Tuesday, March 29, 2005

Bigotry and the Murder of Terri Schiavo

From, of all places, the Harvard Crimson, a student with cerebral palsy is, quite rationally, worried about where the culture is heading.

The result of this disrespect is the devaluation of lives of people like Terri Schiavo. In the Schiavo case and others like it, non-disabled decision makers assert that the disabled person should die because he or she—ordinarily a person who had little or no experience with disability before acquiring one—“would not want to live like this.” In the Schiavo case, the family is forced to argue that Terri should be kept alive because she might “get better”—that is, might be able to regain or to communicate her cognitive processes. The mere assertion that disability (particularly cognitive disability, sometimes called “mental retardation”) is present seems to provide ample proof that death is desirable.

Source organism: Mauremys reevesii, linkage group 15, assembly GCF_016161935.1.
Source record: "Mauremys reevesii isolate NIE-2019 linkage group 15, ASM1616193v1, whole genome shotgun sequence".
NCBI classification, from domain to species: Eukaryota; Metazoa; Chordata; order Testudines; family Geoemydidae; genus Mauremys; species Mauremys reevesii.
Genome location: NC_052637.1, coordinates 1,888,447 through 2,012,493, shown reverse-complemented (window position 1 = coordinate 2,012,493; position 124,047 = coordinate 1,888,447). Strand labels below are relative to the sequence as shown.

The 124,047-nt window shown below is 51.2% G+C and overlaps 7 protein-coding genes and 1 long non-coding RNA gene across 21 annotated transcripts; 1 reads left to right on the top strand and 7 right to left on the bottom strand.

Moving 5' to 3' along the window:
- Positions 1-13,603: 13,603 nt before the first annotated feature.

Essentially, then, we have arrived at the point where we starve people to death because they cannot communicate their experiences to us. What is this but sheer egotism? Regardless of one’s religious beliefs, this is obviously an attempt to play God.
The author, a fellow named Joe Ford, provides a link to Terri’s Exit Protocol. Read it for yourself, and ask whether it describes a pleasant serene death.

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